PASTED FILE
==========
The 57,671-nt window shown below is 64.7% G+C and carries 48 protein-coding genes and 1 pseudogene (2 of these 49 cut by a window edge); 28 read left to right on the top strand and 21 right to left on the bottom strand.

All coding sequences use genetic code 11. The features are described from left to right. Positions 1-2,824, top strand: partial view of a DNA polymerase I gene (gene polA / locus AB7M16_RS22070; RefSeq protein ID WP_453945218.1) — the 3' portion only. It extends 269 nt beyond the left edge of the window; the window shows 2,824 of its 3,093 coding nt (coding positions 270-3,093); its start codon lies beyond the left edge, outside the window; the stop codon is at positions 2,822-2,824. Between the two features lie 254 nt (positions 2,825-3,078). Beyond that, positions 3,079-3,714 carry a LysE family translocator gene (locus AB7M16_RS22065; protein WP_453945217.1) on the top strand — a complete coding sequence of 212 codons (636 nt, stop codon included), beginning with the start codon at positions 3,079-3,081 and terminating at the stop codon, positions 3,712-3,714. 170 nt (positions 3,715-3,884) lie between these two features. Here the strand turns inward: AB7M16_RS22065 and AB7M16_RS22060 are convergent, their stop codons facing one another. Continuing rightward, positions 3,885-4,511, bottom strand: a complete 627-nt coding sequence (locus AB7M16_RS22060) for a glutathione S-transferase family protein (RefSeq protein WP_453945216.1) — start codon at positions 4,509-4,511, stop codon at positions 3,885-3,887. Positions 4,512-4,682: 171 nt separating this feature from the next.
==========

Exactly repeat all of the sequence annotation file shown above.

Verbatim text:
The 57,671-nt window shown below is 64.7% G+C and carries 48 protein-coding genes and 1 pseudogene (2 of these 49 cut by a window edge); 28 read left to right on the top strand and 21 right to left on the bottom strand.

All coding sequences use genetic code 11. The features are described from left to right. Positions 1-2,824, top strand: partial view of a DNA polymerase I gene (gene polA / locus AB7M16_RS22070; RefSeq protein ID WP_453945218.1) — the 3' portion only. It extends 269 nt beyond the left edge of the window; the window shows 2,824 of its 3,093 coding nt (coding positions 270-3,093); its start codon lies beyond the left edge, outside the window; the stop codon is at positions 2,822-2,824. Between the two features lie 254 nt (positions 2,825-3,078). Beyond that, positions 3,079-3,714 carry a LysE family translocator gene (locus AB7M16_RS22065; protein WP_453945217.1) on the top strand — a complete coding sequence of 212 codons (636 nt, stop codon included), beginning with the start codon at positions 3,079-3,081 and terminating at the stop codon, positions 3,712-3,714. 170 nt (positions 3,715-3,884) lie between these two features. Here the strand turns inward: AB7M16_RS22065 and AB7M16_RS22060 are convergent, their stop codons facing one another. Continuing rightward, positions 3,885-4,511, bottom strand: a complete 627-nt coding sequence (locus AB7M16_RS22060) for a glutathione S-transferase family protein (RefSeq protein WP_453945216.1) — start codon at positions 4,509-4,511, stop codon at positions 3,885-3,887. Positions 4,512-4,682: 171 nt separating this feature from the next.